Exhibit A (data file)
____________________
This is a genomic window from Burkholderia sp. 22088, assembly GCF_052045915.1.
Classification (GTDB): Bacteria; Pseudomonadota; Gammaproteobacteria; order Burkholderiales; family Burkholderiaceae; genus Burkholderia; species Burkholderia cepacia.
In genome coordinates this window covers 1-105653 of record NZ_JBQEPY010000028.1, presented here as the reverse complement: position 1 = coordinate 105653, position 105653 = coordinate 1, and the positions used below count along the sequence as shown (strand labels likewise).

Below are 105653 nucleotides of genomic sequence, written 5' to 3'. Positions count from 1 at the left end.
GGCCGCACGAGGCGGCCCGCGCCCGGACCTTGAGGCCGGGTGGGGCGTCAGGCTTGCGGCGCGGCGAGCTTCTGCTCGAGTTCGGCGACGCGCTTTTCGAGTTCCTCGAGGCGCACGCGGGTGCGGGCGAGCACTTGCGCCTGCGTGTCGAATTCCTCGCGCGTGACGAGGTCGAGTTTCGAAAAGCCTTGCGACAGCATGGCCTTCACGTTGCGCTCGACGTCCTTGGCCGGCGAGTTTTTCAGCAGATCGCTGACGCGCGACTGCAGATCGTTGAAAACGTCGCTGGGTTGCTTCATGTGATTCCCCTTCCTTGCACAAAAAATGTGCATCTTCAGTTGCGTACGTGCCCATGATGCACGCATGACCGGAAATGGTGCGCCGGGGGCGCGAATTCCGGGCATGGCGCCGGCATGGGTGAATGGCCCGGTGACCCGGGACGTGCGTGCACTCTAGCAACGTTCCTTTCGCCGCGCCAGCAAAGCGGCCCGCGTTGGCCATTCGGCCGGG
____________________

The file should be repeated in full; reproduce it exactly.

This is a genomic window from Burkholderia sp. 22088, assembly GCF_052045915.1.
Classification (GTDB): Bacteria; Pseudomonadota; Gammaproteobacteria; order Burkholderiales; family Burkholderiaceae; genus Burkholderia; species Burkholderia cepacia.
In genome coordinates this window covers 1-105653 of record NZ_JBQEPY010000028.1, presented here as the reverse complement: position 1 = coordinate 105653, position 105653 = coordinate 1, and the positions used below count along the sequence as shown (strand labels likewise).

Below are 105653 nucleotides of genomic sequence, written 5' to 3'. Positions count from 1 at the left end.
GGCCGCACGAGGCGGCCCGCGCCCGGACCTTGAGGCCGGGTGGGGCGTCAGGCTTGCGGCGCGGCGAGCTTCTGCTCGAGTTCGGCGACGCGCTTTTCGAGTTCCTCGAGGCGCACGCGGGTGCGGGCGAGCACTTGCGCCTGCGTGTCGAATTCCTCGCGCGTGACGAGGTCGAGTTTCGAAAAGCCTTGCGACAGCATGGCCTTCACGTTGCGCTCGACGTCCTTGGCCGGCGAGTTTTTCAGCAGATCGCTGACGCGCGACTGCAGATCGTTGAAAACGTCGCTGGGTTGCTTCATGTGATTCCCCTTCCTTGCACAAAAAATGTGCATCTTCAGTTGCGTACGTGCCCATGATGCACGCATGACCGGAAATGGTGCGCCGGGGGCGCGAATTCCGGGCATGGCGCCGGCATGGGTGAATGGCCCGGTGACCCGGGACGTGCGTGCACTCTAGCAACGTTCCTTTCGCCGCGCCAGCAAAGCGGCCCGCGTTGGCCATTCGGCCGGG